Israel: ‘Ambiguous relationship’ of energy awareness puppets sparks gay representation debates
Television advertisements featuring two puppets named “plug” and “socket” have sparked debates about gay representation in Israel, after rumours the characters might be gay were re-ignited following the arrival of an adopted baby puppet.
The puppets, named Sheka and Teka in Hebrew, have appeared in promotions for the state-owned Israel Electric corporation for more than a decade, and many have speculated whether or not the pair might be gay.
The company’s newest advertisement, however, is provoking some gay activists to declare the couple as having officially stepped out of the closet, Associated Press reports.
In the advert, Sheka and Teka are seen in a hospital nursery, where a newborn baby can be seen in an incubator. Teka congratulates Sheka on the birth of his child.
Later in the advert, the pair sit on a park bench with the baby. They breathe in the fresh air which the company comments is made possible by cleaner energy production. Teka then sniffs the baby and suggests that it needs changing.
Some gay rights advocates have accused the company of being intentionally ambiguous about the characters’ sexuality in order to generate publicity.
Divir Bar in nightlife magazine City Mouse wrote: “This should weigh on the conscience of everyone who worked on this campaign, who will come home and ask themselves whether they would want to raise a child in a country where the electric company says: ‘Hide, don’t be proud.'”
Israel Electric said they did not understand why the advertisement was causing controversy.
Oren Helman, a senior vice president who is behind the advert, said: “They represent the concerned Israeli, who is really worried about the air quality he is breathing and the environment he lives in. The baby that was born now represents the next generation.
“There are no hints or ambiguities here.”
In a column on the Walla website, writer and blogger Nir Hoffman slammed the advertisement for making a mockery of gay people.
He wrote: “As long as the policy of ambiguity continues, Sheka and Teka are preserving and perpetuating a situation in which there is something strange, funny and mysterious in homosexuality that must be hidden and should not be spoken about.”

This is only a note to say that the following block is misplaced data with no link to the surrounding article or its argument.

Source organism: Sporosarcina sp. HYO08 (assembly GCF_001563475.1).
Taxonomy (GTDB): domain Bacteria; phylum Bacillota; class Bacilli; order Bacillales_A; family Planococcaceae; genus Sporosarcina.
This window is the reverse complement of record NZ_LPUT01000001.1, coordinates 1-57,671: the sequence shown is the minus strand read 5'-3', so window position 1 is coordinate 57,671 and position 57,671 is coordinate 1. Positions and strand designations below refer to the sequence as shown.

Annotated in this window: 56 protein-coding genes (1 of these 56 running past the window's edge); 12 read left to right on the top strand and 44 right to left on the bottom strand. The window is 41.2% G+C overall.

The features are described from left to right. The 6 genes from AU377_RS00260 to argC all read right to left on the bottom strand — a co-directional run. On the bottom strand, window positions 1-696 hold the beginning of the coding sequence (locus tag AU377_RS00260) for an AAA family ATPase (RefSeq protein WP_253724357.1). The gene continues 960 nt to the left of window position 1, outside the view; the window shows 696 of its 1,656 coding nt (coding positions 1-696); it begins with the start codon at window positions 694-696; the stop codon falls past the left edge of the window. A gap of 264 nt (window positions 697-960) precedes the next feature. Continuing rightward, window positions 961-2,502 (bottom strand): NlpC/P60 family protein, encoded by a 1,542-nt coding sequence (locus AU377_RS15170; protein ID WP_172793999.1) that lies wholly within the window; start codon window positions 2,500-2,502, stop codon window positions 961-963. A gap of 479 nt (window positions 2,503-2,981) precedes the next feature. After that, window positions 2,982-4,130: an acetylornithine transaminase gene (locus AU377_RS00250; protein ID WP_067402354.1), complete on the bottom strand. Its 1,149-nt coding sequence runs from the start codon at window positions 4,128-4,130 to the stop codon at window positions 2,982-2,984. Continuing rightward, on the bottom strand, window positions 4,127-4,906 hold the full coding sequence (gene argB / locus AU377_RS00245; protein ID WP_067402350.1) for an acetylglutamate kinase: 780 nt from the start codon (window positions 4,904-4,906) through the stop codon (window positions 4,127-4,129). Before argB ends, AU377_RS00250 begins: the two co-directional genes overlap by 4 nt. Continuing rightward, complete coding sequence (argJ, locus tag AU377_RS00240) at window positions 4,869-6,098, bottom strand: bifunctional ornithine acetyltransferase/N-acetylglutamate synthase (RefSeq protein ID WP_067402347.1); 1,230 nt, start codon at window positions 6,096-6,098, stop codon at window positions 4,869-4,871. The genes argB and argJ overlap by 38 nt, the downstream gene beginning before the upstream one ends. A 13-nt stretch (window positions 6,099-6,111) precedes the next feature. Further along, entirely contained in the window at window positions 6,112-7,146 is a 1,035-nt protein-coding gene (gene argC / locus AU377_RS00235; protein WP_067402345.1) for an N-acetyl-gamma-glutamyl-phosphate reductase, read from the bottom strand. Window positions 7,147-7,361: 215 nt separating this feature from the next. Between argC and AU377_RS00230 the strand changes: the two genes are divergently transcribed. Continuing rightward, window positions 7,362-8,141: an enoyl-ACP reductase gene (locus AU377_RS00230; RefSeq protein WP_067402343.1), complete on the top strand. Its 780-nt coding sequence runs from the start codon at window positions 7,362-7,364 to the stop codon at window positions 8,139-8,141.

Gil Kol, a spokesman for the Israeli national LGBT task force, claimed that critics against the advertisement were overreacting however.
He said: “Sheka and Teka have represented the Israeli Electric Corp for years and have been gay for years. Having kids and expanding the family seems to be a natural stage in the evolution of the story. That pretty much represents what is happening in the LGBT community.”
More from PinkNews
Other advertisements have featured the two characters on a shaded paddle boat in the Dead Sea, lounging on the couch in their pyjamas, and also sharing a room with single beds.
The adverts are designed as public service announcements, with many warning children about the dangers of climbing electricity towers or getting too close to space heaters.
Some have compared Sheka and Teka to the Sesame Street characters Bert and Ernie, whose relationship has also long been questioned in popular culture.
In June, for instance, the New Yorker showed its support behind the Supreme Court’s decision to repeal a key section of the Defense of Marriage Act (DOMA), by featuring an equal marriage themed front cover with Bert and Ernie.
Although Israel remains largely a conservative country, with sections often deeply opposed to homosexuality, it is also seen as one of the world’s most progressive countries in terms of gay rights.
Same-sex marriages are recognised in Israel, but must be conducted overseas as only the religious authorities: Jewish, Christian, Muslim or Druze can perform marriages, and none offer gay couples the chance to marry.
Related topics: adoption, bert and ernie, coming out, Discrimination, electric company, gay right, gays rights, Gil Kol, Israel, Israel, LGBT rights, Middle East, plug and socket, Pride, puppet, Sesame Street, sheka and teka